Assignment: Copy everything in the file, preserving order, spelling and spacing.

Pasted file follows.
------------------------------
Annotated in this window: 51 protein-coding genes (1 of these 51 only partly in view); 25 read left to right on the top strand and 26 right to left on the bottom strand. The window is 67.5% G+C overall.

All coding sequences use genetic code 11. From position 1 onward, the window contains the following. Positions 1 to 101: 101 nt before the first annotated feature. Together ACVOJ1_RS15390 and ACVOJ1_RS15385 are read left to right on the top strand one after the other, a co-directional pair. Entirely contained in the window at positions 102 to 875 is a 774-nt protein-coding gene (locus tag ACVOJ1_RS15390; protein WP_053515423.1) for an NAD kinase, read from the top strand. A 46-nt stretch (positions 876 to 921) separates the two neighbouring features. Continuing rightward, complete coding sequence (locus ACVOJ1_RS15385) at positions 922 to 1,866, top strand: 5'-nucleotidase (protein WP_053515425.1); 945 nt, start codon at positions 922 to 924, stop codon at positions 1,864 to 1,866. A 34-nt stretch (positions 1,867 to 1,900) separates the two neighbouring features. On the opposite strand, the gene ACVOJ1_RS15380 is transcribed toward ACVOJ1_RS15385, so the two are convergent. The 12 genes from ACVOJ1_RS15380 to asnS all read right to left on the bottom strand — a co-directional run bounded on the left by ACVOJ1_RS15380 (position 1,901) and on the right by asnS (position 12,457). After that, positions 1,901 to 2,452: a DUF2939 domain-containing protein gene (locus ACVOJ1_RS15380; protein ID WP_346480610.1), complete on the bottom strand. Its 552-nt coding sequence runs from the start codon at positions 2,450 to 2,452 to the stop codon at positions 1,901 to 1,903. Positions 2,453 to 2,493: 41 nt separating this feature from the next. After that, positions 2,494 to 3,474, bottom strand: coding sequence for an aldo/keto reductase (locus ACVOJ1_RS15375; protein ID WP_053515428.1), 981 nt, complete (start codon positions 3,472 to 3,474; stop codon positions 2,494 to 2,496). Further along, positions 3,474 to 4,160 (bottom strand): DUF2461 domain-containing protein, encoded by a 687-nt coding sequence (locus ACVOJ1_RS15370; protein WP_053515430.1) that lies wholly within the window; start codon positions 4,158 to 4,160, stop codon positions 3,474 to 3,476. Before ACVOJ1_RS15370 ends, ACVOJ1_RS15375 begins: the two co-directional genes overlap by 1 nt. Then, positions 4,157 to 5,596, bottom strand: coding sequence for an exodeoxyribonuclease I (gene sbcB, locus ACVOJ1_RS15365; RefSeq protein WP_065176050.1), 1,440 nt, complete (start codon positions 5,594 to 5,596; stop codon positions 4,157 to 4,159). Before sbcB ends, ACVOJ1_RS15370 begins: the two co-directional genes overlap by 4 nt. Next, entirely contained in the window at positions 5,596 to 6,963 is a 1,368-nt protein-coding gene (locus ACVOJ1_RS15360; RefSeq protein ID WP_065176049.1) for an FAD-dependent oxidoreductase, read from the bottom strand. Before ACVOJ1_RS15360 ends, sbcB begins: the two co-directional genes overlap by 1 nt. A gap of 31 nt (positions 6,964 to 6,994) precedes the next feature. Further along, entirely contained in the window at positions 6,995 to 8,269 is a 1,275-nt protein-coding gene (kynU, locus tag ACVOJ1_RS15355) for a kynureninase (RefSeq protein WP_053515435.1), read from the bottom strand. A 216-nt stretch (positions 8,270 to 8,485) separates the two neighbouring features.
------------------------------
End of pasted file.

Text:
Annotated in this window: 51 protein-coding genes (1 of these 51 only partly in view); 25 read left to right on the top strand and 26 right to left on the bottom strand. The window is 67.5% G+C overall.

All coding sequences use genetic code 11. From position 1 onward, the window contains the following. Positions 1 to 101: 101 nt before the first annotated feature. Together ACVOJ1_RS15390 and ACVOJ1_RS15385 are read left to right on the top strand one after the other, a co-directional pair. Entirely contained in the window at positions 102 to 875 is a 774-nt protein-coding gene (locus tag ACVOJ1_RS15390; protein WP_053515423.1) for an NAD kinase, read from the top strand. A 46-nt stretch (positions 876 to 921) separates the two neighbouring features. Continuing rightward, complete coding sequence (locus ACVOJ1_RS15385) at positions 922 to 1,866, top strand: 5'-nucleotidase (protein WP_053515425.1); 945 nt, start codon at positions 922 to 924, stop codon at positions 1,864 to 1,866. A 34-nt stretch (positions 1,867 to 1,900) separates the two neighbouring features. On the opposite strand, the gene ACVOJ1_RS15380 is transcribed toward ACVOJ1_RS15385, so the two are convergent. The 12 genes from ACVOJ1_RS15380 to asnS all read right to left on the bottom strand — a co-directional run bounded on the left by ACVOJ1_RS15380 (position 1,901) and on the right by asnS (position 12,457). After that, positions 1,901 to 2,452: a DUF2939 domain-containing protein gene (locus ACVOJ1_RS15380; protein ID WP_346480610.1), complete on the bottom strand. Its 552-nt coding sequence runs from the start codon at positions 2,450 to 2,452 to the stop codon at positions 1,901 to 1,903. Positions 2,453 to 2,493: 41 nt separating this feature from the next. After that, positions 2,494 to 3,474, bottom strand: coding sequence for an aldo/keto reductase (locus ACVOJ1_RS15375; protein ID WP_053515428.1), 981 nt, complete (start codon positions 3,472 to 3,474; stop codon positions 2,494 to 2,496). Further along, positions 3,474 to 4,160 (bottom strand): DUF2461 domain-containing protein, encoded by a 687-nt coding sequence (locus ACVOJ1_RS15370; protein WP_053515430.1) that lies wholly within the window; start codon positions 4,158 to 4,160, stop codon positions 3,474 to 3,476. Before ACVOJ1_RS15370 ends, ACVOJ1_RS15375 begins: the two co-directional genes overlap by 1 nt. Then, positions 4,157 to 5,596, bottom strand: coding sequence for an exodeoxyribonuclease I (gene sbcB, locus ACVOJ1_RS15365; RefSeq protein WP_065176050.1), 1,440 nt, complete (start codon positions 5,594 to 5,596; stop codon positions 4,157 to 4,159). Before sbcB ends, ACVOJ1_RS15370 begins: the two co-directional genes overlap by 4 nt. Next, entirely contained in the window at positions 5,596 to 6,963 is a 1,368-nt protein-coding gene (locus ACVOJ1_RS15360; RefSeq protein ID WP_065176049.1) for an FAD-dependent oxidoreductase, read from the bottom strand. Before ACVOJ1_RS15360 ends, sbcB begins: the two co-directional genes overlap by 1 nt. A gap of 31 nt (positions 6,964 to 6,994) precedes the next feature. Further along, entirely contained in the window at positions 6,995 to 8,269 is a 1,275-nt protein-coding gene (kynU, locus tag ACVOJ1_RS15355) for a kynureninase (RefSeq protein WP_053515435.1), read from the bottom strand. A 216-nt stretch (positions 8,270 to 8,485) separates the two neighbouring features.